“The UK has indicated that it will not employ force in Iran without prior consultation with the US. It is unlikely that the UK would attempt by force to forestall or counter physical occupation of the of the oil installations by the Iranian Government, but the UK could and might land troops in Iran for the actual or alleged purpose of safeguarding British lives in the event of further violence or sabotage.”
Mossadegh’s popularity was permanently sealed and he could finally lead the way in fighting the widespread poverty of Iran. But western sabotage would not make it easy. After Western companies were expelled from oil refineries in the city of Abadan, British warships blockaded the city and a series of economic sanctions were imposed by the British cabinet against Iran including access to hard currency accounts in British banks. An initial plan was set out to hire non-British technicians to run Iran’s oil industry before promptly training their own nationals to replace them. However, the United States, the Netherlands, Pakistan, West Germany, Belgium, and Sweden all repudiated Iran’s request. Italy was the exception but in July 1952, the Royal Navy intercepted Italy’s Rose Mary carrying Iranian petroleum and deemed it stolen, forcibly directing the tanker to a British port. This successfully intimidated other tankers into discontinuing oil transfers from Iran and effectively shut down Iran’s oil exports. British-owned oil companies based in Saudi Arabia, Kuwait, and Iraq amplified their oil production to compensate for Iranian losses so the effect was not felt in Britain. Sister oil companies were encouraged not to do business with Iran.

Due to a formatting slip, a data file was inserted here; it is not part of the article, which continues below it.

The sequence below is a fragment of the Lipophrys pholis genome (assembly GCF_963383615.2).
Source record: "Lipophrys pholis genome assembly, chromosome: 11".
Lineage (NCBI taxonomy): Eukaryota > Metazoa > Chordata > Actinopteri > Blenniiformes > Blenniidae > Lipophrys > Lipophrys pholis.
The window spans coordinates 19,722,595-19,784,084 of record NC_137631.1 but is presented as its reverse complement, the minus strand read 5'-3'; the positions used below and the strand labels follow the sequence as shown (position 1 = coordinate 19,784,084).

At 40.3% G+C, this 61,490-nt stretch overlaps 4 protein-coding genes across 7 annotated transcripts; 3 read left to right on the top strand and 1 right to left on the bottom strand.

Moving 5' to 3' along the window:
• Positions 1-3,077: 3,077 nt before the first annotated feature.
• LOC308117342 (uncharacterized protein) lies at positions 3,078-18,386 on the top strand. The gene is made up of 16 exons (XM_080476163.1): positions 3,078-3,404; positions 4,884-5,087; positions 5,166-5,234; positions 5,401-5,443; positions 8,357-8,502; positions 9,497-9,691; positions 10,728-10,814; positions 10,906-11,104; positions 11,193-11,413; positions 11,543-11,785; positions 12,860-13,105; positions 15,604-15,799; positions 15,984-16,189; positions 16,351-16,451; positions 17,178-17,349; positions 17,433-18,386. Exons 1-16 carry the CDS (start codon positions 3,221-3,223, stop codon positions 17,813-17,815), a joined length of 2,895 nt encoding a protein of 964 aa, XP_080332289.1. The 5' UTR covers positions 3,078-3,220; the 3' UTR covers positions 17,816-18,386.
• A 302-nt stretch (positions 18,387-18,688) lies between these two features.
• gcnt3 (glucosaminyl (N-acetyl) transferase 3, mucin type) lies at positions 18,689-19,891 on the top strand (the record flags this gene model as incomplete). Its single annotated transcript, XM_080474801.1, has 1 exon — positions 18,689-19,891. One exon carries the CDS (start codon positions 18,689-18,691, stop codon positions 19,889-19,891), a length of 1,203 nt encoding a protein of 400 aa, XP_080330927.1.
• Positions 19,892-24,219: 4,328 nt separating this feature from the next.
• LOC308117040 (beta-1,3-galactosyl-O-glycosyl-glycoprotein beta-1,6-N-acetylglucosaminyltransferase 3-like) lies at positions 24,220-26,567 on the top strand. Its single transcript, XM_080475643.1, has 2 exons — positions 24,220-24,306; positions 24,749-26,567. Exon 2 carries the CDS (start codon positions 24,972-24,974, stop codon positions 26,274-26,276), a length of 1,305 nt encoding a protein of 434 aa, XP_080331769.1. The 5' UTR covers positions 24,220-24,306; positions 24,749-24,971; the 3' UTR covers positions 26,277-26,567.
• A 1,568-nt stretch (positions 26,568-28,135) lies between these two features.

The resultant economic damage bestowed severe obstacles for Mossadegh to implement his domestic reforms. The Iranian nationalist figure was nevertheless not deferred. In June 1952, he traveled to The Hague, arguing the International Court had no right or jurisdiction to decide on the recent filed complaint by the British over Iran’s decision to nationalize its own oil. By this time, relations between the Shah and Mossadegh had soured. He tried reasoning to the Shah that he should be lend more executive power involving control of the armed forced in order to effectively deal with the illegal dangers against the Iranian government both foreign and domestic. This was permitted in accordance with the Constitution. The Shah refused and Mossadegh resigned in July 1952, being promptly replaced with Ahmad Ghavam, known to have western ties, and therefore sympathetic interests. Rioting throughout Iranian cities ensued for three days against a “servant of the British,” proclaiming loudly in the streets: “Death or Mossadegh!” The Shah immediately reversed his decision and Mossadegh was reinstated with control of armed forces as requested.